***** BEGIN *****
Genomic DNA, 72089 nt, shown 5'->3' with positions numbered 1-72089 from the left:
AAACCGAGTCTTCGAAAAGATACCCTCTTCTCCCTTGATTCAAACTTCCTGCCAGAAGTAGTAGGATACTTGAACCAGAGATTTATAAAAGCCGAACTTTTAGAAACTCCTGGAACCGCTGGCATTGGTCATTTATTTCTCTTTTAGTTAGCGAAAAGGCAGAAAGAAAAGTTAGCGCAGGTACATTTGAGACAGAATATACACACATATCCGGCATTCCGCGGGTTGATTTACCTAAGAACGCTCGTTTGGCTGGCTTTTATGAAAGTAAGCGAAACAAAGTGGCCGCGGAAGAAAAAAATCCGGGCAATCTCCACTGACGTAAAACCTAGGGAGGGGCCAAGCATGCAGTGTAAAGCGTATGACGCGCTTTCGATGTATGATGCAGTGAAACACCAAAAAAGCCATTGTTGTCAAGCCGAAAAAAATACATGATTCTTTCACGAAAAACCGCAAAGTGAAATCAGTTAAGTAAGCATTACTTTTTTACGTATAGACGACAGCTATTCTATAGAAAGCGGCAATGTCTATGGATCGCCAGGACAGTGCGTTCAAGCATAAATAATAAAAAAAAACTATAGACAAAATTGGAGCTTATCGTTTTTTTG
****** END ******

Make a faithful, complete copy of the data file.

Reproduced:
Genomic DNA, 72089 nt, shown 5'->3' with positions numbered 1-72089 from the left:
AAACCGAGTCTTCGAAAAGATACCCTCTTCTCCCTTGATTCAAACTTCCTGCCAGAAGTAGTAGGATACTTGAACCAGAGATTTATAAAAGCCGAACTTTTAGAAACTCCTGGAACCGCTGGCATTGGTCATTTATTTCTCTTTTAGTTAGCGAAAAGGCAGAAAGAAAAGTTAGCGCAGGTACATTTGAGACAGAATATACACACATATCCGGCATTCCGCGGGTTGATTTACCTAAGAACGCTCGTTTGGCTGGCTTTTATGAAAGTAAGCGAAACAAAGTGGCCGCGGAAGAAAAAAATCCGGGCAATCTCCACTGACGTAAAACCTAGGGAGGGGCCAAGCATGCAGTGTAAAGCGTATGACGCGCTTTCGATGTATGATGCAGTGAAACACCAAAAAAGCCATTGTTGTCAAGCCGAAAAAAATACATGATTCTTTCACGAAAAACCGCAAAGTGAAATCAGTTAAGTAAGCATTACTTTTTTACGTATAGACGACAGCTATTCTATAGAAAGCGGCAATGTCTATGGATCGCCAGGACAGTGCGTTCAAGCATAAATAATAAAAAAAAACTATAGACAAAATTGGAGCTTATCGTTTTTTTG